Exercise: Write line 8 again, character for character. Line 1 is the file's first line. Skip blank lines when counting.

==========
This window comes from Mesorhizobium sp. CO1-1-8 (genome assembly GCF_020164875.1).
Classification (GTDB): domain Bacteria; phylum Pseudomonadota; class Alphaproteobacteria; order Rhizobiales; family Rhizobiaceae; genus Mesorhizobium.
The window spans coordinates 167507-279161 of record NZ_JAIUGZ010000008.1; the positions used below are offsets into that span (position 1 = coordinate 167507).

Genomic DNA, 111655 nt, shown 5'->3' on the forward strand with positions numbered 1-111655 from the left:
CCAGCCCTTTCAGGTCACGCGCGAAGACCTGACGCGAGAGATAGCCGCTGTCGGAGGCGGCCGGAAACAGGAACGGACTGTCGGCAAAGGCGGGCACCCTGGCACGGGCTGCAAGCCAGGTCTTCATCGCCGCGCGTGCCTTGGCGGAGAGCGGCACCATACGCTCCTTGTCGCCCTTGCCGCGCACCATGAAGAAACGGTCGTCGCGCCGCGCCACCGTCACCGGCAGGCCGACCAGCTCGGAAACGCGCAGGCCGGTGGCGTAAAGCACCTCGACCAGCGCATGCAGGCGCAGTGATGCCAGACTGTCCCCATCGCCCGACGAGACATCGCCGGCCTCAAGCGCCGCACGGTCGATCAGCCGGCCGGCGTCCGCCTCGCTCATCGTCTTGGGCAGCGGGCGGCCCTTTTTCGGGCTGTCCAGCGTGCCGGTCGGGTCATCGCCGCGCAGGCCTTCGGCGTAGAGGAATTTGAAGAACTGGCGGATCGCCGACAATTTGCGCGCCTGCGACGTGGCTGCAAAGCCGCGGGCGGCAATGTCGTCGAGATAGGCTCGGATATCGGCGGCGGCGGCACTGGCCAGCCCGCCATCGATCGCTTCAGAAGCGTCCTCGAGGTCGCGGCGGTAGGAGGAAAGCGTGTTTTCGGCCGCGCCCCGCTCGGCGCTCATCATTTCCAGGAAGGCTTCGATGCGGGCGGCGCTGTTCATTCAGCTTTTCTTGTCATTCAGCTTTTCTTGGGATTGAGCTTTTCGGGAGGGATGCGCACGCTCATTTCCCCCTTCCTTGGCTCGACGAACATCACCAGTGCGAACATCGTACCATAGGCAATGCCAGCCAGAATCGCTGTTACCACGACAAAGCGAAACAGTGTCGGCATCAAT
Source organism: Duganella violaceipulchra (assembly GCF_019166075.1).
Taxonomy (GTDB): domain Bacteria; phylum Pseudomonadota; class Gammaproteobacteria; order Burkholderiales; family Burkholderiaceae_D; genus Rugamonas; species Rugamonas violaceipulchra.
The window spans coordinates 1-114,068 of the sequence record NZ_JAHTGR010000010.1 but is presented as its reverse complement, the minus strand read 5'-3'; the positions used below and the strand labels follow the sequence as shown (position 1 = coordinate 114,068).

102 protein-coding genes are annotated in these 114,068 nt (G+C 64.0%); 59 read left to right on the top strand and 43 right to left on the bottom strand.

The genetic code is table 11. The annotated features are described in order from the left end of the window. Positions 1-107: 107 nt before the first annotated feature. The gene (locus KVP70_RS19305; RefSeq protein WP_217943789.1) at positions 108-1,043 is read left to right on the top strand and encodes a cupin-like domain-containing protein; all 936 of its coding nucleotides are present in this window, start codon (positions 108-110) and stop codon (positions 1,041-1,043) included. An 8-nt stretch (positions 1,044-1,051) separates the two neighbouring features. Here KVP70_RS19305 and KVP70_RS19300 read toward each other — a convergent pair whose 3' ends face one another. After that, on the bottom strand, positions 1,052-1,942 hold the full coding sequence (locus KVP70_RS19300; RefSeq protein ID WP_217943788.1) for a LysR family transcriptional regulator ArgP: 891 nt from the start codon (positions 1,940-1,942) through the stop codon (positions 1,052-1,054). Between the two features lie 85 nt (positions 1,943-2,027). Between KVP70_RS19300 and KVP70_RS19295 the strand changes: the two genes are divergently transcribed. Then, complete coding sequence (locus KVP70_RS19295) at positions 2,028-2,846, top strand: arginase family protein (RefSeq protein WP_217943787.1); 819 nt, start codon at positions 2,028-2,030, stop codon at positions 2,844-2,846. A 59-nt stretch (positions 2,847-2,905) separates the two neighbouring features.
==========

The window spans coordinates 1-114,068 of the sequence record NZ_JAHTGR010000010.1 but is presented as its reverse complement, the minus strand read 5'-3'; the positions used below and the strand labels follow the sequence as shown (position 1 = coordinate 114,068).